The interesting thing here isn't the computer program that's tracking his movements and projecting an artificial world into the visor he's wearing. Virtual reality is old news.
The thing to notice here is the $4,000 metal glove draped over Bullion's forearm. It's his master's thesis, and it's one step in associate professor Hakan Gurocak's big plan to put Washington State University Vancouver's fledgling robotics lab on the map.
Gurocak doesn't just want to plug people into imaginary worlds. He wants to help design the components that will give people the sensation that imaginary worlds are real.
"The goal here is to come up with a computer interface that is natural," Gurocak said. "You would feel like you are not wearing anything."
At the moment, nobody has to remind Bullion, 36, that his little world is imaginary.
The young engineer is squinting into his video goggles, repeatedly squeezing the mechanical fingers on his 2.2-pound glove, struggling to pick up a virtual ball and toss it into a virtual box.
"Am I even close to it?" he asks.
Nobody said the future would come easy. When Gurocak's robotics team brought in volunteers this fall to run the ball-and-box program unassisted, it took them an average of two minutes each.
That's where Bullion's glove comes in. Send the right electric current through the contraption, and each 16-piece metal finger will lock in place.
Time that lockup to the moment your hand closes around an imaginary ball, and you're in business.
"When you reach out in the virtual environment and grab the virtual object, you feel like it is actually in your hand," said Gurocak.
Using Bullion's design, the average volunteer could do the task in 40 seconds.
It's a very early prototype, but Gurocak loves to rattle off possible applications.
He imagines a medical student, learning what an operation feels like without picking up a real scalpel. An astronaut, directing a robotic hand to tighten a screw outside a space station without needing to step into the vacuum himself. An engineer, sitting at her desk and slipping on a pair of high-tech sunglasses and an advanced version of Bullion's glove so she could feel the heft and shape of a machine part she'd just designed on her computer.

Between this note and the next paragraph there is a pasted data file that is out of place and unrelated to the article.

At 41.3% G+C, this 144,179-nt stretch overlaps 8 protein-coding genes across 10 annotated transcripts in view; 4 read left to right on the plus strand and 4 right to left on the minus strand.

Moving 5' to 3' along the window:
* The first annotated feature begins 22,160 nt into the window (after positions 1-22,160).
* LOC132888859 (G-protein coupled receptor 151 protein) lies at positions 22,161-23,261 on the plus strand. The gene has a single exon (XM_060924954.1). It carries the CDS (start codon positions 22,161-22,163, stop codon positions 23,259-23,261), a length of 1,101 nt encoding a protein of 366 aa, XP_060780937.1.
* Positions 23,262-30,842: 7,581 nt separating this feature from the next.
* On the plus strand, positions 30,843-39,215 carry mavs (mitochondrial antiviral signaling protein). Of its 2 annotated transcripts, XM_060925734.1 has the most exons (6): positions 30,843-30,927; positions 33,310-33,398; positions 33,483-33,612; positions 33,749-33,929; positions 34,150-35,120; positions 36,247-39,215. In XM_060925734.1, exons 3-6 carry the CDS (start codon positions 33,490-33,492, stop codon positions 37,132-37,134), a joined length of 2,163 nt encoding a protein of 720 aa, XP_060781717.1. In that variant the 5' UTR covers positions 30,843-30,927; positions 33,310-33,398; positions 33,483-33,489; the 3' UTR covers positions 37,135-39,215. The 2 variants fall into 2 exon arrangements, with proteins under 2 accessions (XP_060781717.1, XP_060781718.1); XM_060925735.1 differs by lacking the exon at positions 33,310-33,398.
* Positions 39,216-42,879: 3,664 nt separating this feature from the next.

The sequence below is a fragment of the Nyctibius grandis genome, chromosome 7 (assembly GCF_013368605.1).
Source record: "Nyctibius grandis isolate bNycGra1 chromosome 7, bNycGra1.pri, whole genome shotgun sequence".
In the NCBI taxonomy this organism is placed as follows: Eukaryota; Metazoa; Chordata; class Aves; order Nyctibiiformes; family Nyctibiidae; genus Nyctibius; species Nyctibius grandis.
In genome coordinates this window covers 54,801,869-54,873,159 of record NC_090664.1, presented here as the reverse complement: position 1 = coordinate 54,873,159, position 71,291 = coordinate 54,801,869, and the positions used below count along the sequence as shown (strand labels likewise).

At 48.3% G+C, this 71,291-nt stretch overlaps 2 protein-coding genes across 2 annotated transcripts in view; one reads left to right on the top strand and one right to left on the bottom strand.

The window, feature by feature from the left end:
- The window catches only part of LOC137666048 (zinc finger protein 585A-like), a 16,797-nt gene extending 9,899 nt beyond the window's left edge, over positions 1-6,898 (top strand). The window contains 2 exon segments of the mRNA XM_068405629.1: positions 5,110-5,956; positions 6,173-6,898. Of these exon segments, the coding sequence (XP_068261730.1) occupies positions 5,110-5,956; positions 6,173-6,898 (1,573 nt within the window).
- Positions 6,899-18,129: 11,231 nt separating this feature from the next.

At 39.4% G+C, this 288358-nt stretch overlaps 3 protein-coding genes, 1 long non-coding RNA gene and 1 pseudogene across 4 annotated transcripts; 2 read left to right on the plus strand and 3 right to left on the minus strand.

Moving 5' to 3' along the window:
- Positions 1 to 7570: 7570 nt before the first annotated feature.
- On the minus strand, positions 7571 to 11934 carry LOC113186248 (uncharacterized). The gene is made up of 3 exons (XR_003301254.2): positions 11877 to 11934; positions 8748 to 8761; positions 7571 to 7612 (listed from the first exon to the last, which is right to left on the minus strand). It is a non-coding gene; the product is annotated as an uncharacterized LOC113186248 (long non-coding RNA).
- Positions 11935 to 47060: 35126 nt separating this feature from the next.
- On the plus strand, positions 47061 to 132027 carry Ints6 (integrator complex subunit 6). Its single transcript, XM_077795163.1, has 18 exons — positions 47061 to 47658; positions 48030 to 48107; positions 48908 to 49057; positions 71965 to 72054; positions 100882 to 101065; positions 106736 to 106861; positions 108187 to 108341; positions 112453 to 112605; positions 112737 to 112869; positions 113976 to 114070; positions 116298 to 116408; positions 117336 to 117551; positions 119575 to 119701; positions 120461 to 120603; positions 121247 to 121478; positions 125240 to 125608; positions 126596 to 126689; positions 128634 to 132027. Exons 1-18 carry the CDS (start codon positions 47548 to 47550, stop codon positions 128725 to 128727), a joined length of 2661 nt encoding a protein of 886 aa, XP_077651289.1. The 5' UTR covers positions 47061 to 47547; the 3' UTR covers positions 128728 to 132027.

"We could eliminate the expense of prototyping stuff," said Gurocak, who is chairman of the WSU at Vancouver's engineering and computer science department. "That would be an immediate impact."
Gurocak and his graduate engineering students have been chasing various models of this virtual-reality glove, known as a haptic interface, for five years now.
Their initial funding dried up, but Gurocak has kept the small program going in-house, hoping to eventually draw attention. Last month, Bullion showed off his glove at an international engineers conference in Seattle.
"This is a project with long-term goals," Gurocak said.
Because a truly convincing virtual-reality glove might need to use hundreds of pressure points, the trick is to find the smallest, lightest way to generate that pressure.
Embedded behind the wrist of Bullion's glove are three inch-wide drums of magnetic fluid, a gray goo used in race cars that sells for $12 an ounce. Because the gel is packed with microscopic shards of iron, the shift of a magnetic field can turn its consistency from motor oil to peanut butter in an instant.
This semester, another grad student is experimenting with tiny motors.
Gurocak guesses the technology he's dreaming of is 20 years away.
If the university can find $50,000 to $100,000 over the next five years, Gurocak said it could accelerate upgrades to the glove design and buy the high-end video software needed to really put it to the test.
Already, he says, the world yearns for new ways to wed human bodies with electronics.
"We are surrounded by computers in every place we go, in everything we do," Gurocak said. "If we had a better way of interacting with computers, I think that would open up many, many possibilities."
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